As a Buddhist monk, Ashon Nyanuttara suppresses anger and frustration. Even so, he said he was disappointed on arriving in New York’s Battery Park yesterday only to learn that Statue of Liberty tours were canceled.
“This is no good for public, especially tourists,” said Nyanuttara, 30, who is visiting from Myanmar, or Burma. “This is an American symbol. The government should keep it open.”
National parks such as Liberty Island were closed in the first U.S. government shutdown in 17 years after the Republican-led House of Representatives and the Democratic-run Senate couldn’t agree on spending bills before the fiscal year began.
The closures upended tourists’ plans and forced about 800,000 federal workers to take unpaid time off until the impasse is resolved. The partial shutdown will cost the nation at least $300 million a day in lost output, according to IHS Inc. (IHS:US) analysts. Employees came to work to secure files, post closed signs on doors and change voice-mail messages to inform callers they wouldn’t be available until further notice.
Jeanette Joyner, an Army budget analyst who survived the 2001 terrorist attack on the Pentagon, left her office yesterday braced for the uncertainty to come after getting a furlough notice. She was one of an estimated 400,000 civilian defense workers who were forced to take unpaid leave.
While the pain of a lost paycheck won’t be easy to absorb, she said she has been through worse.
“My office took a direct hit,” Joyner, 45, said of the Sept. 11 terrorist attack in which American Airlines Flight 77 rammed the Pentagon. “If I can survive 9/11 and come back to this building, I can survive this.”
In Monroeville, Pennsylvania, Patti Weaver encouraged Republicans to hold fast.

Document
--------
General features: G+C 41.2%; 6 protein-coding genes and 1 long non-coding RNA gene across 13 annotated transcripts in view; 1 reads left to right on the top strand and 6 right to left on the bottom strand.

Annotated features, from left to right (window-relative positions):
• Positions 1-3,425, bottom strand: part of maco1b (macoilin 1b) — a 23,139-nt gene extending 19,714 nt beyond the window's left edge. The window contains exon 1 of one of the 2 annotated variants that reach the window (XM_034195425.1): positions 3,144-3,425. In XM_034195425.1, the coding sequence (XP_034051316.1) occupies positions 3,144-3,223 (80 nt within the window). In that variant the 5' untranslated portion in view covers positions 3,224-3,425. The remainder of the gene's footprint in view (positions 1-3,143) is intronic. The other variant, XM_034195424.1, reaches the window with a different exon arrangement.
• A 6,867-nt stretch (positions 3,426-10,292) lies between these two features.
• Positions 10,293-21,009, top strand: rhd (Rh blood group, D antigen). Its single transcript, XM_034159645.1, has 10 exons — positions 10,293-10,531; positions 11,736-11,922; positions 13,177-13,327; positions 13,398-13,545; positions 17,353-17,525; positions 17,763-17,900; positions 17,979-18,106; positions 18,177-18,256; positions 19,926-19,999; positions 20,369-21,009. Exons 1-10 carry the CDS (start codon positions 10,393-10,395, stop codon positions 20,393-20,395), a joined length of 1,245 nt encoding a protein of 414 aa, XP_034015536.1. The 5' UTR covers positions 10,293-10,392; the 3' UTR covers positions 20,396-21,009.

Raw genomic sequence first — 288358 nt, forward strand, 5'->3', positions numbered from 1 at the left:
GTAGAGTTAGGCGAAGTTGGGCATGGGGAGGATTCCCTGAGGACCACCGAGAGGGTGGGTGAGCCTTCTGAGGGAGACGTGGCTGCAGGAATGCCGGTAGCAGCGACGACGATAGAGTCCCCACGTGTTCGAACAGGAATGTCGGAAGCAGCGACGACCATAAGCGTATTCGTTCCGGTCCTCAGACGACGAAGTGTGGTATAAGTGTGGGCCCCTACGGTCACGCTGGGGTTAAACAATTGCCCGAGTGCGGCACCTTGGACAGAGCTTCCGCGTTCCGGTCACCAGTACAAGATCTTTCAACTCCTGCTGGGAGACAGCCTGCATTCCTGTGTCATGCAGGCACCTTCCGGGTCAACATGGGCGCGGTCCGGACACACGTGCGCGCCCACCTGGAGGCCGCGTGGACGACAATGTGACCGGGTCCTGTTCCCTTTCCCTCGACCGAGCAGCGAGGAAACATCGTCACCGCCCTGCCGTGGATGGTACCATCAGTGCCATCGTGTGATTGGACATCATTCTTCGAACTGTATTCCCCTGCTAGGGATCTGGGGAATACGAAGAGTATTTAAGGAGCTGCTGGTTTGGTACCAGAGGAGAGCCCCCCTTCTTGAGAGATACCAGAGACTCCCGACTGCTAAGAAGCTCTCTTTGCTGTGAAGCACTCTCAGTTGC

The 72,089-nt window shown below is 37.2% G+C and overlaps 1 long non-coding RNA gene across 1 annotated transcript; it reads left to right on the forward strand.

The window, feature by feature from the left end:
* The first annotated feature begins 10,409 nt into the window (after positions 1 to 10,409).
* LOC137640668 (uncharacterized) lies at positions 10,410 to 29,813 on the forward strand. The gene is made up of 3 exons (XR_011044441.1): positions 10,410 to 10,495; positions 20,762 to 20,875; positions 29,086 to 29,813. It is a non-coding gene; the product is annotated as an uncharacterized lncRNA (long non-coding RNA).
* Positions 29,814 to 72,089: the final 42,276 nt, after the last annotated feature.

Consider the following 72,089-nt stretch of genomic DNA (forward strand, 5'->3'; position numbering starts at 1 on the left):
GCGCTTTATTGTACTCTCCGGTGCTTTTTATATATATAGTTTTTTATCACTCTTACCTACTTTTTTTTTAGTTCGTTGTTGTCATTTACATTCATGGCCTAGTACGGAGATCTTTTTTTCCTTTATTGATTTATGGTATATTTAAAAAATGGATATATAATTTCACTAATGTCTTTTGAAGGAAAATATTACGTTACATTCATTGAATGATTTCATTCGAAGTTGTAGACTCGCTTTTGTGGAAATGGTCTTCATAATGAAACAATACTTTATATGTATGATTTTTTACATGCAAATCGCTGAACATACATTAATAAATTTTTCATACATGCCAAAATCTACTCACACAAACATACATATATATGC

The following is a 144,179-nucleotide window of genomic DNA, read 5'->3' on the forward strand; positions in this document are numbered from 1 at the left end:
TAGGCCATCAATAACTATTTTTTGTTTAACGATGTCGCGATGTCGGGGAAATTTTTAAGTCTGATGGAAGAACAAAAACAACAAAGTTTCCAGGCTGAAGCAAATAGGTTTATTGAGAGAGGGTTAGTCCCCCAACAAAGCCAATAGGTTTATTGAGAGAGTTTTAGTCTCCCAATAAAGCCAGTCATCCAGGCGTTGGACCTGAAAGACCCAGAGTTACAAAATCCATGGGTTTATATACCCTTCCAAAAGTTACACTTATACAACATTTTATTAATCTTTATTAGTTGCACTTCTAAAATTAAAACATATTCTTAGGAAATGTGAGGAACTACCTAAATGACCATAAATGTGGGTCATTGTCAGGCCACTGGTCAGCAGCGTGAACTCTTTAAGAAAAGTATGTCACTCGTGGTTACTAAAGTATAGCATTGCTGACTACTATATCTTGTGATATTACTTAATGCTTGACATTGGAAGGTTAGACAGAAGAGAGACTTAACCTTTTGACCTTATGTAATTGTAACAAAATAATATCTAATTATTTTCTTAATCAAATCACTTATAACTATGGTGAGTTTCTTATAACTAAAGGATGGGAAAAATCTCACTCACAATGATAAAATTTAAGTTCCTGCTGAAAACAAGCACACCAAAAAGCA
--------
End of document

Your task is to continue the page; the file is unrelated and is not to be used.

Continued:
“I believe the most important thing is to protect the American economy from Obamacare,” Weaver, who is the business manager of her husband’s medical practice, said in a telephone interview. “The long-term health of the economy is far more important than a shutdown,” Weaver said.
U.S. military forces remained at their stations worldwide and vital services, such as flight controllers and Medicaid, Medicare and Social Security benefit payments, were unaffected.
In one of the more dramatic responses to the shutdown, a group of 91 veterans from Mississippi pushed past barricades set up on Washington’s National Mall to view the World War II Memorial. A sign on the fence read “Because of the Federal Government SHUTDOWN, All National Parks Are CLOSED.”
The veterans walked or were pushed in wheelchairs to see the column for Mississippi. Park Police stood by, watching.
“This is ridiculous,” said Tom Bratner, 89, who served as a Seabee on Guam in 1944. “I hate the Republicans. They’re pulling all kinds of stuff trying to hold hostage things like this.”
Administrators of the National Park Service’s National Mall and Memorials Parks had a sympathetic view, a spokeswoman said.
“It’s hard for us to see people not be let in,” Carol Johnson, the spokeswoman, told reporters. “This memorial was built for them. And the last thing we want to is keep them from seeing it.”